Wes Skiles, the photographer, wanted to examine the freshwater blowholes that spout out of the sea as well as the crystal-clear springs hidden in the mangrove forests just off the beach.
So some of our documentary team put on scuba gear and dove to the bottom of the springs to look for passageways to the sea. The rest of us waited until we noticed a rope swing kids used to plunge into the middle of the pond. To get to the swing, we had to climb along the roots of a giant mangrove to a narrow perch. Being adventurous Americans, this had great appeal.
Three of usSkiles, biologist Tom Morris, and Idecided to give it a try, although we are all comfortably middle age. It soon escalated into a glorious mangrove Olympics in which we tried to outdo each other with elaborate dismounts and flips from the end of the rope. The villagers soaking in the silky coolness of the springs just watched, completely bemused. It turned out that four of us on the documentary team had been competitive springboard divers in our youth. So this was heaven, and a chance to strut some old stuff.
On a slow day I went to see a bullfight in a neighboring village. Vendors sold fruit and beer and made tortillas on charcoal braziers. Families were cramped in the boxes in anticipation of when the vaqueros, the cowboys, rode into the ring in a show of bravado. But the scene quickly soured for me.
For the opening event, they tied a young bull in the middle of the ring and let off strings of firecrackers in front of it. The bull panicked and bellowed. Then men came out and dispatched the bull with a machete to the neck. The people cheered as the bull knelt and bled to death.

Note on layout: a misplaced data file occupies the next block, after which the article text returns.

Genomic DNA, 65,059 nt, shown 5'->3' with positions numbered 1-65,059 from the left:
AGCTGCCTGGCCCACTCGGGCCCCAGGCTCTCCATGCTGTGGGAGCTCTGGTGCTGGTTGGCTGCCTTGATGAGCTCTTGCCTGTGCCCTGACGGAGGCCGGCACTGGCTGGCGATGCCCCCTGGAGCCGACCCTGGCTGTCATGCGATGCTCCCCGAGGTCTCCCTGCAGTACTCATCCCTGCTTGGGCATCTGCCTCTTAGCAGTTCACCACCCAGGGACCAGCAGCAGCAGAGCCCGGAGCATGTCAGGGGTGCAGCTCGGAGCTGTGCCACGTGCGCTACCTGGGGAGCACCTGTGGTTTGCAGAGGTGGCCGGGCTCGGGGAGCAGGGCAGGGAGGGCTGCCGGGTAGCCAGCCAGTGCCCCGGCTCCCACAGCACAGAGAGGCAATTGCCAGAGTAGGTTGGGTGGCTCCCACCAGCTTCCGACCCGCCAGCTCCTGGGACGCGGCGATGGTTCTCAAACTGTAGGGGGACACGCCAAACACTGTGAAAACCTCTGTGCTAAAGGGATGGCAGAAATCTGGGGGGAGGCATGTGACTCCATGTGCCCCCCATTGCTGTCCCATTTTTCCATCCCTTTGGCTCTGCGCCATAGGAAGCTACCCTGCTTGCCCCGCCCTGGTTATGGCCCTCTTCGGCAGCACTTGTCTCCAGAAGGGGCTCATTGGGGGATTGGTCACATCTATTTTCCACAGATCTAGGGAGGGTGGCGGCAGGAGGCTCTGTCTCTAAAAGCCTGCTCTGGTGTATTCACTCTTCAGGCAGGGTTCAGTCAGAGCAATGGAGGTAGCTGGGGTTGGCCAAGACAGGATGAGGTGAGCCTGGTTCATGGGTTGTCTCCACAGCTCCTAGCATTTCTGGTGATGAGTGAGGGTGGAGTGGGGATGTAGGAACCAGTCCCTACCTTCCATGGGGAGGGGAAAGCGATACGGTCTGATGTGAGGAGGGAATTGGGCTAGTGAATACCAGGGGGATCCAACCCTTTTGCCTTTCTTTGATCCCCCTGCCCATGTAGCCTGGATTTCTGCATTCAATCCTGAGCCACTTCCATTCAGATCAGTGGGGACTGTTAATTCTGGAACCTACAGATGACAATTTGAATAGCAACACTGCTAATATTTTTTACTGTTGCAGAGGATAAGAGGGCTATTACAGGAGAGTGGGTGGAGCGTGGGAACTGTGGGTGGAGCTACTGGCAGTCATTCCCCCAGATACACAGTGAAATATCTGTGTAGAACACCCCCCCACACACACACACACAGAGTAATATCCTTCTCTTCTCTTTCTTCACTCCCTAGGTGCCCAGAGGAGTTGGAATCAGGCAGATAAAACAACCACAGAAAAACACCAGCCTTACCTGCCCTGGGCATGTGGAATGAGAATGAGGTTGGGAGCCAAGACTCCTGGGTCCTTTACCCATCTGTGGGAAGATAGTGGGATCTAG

For the main show, six matadors entered the ring and hid behind wooden structures built into the walls. The bullfight consisted of the men sprinting out to jab at the bull, then running back behind the barricades.
I didn't want to be judgmental. The ancient Maya were also casually cruel, according to their own writings in the cultural bible called Popol Vuh as well as in the writings of the Spanish friar Diego de Larrga. That part of Maya life, spiced with Spanish machismo, hasn't changed.
The Yucatán peninsula is arid, tough country and short on comforts. The documentary team slept in hammocks inside an old colonial church, beside a coop of screeching chickens.
I had already spent two weeks scratching and fending off mosquitoes, and plugging my ears against loud music, the henhouse, and my colleagues' snoring. So one night I headed to the countryside and found a nice, quiet cove off the side of the road. The air was aromatic and the stars brilliant. A nice breeze blew out of the west. I opened the windows slightly and propped my feet on the driver's seat.
About 2 a.m. I heard a car's tires crushing gravel behind me. Then I heard footsteps, people running. I bolted upright! Beside my window, a man in green fatigues held a machine gun. Six more stood behind him. I was surrounded by the federales!
"It's OK," I said in my non-Spanish. "Gringo. Sleep." I held my hands beneath my cheeks to simulate sleeping. "OK?"
The policeman seemed disappointed. As he and his team left, I heard them laughing. That was a good sound. Let them laugh. Just leave the gringo's skin intact. The mosquitoes had already done enough damage.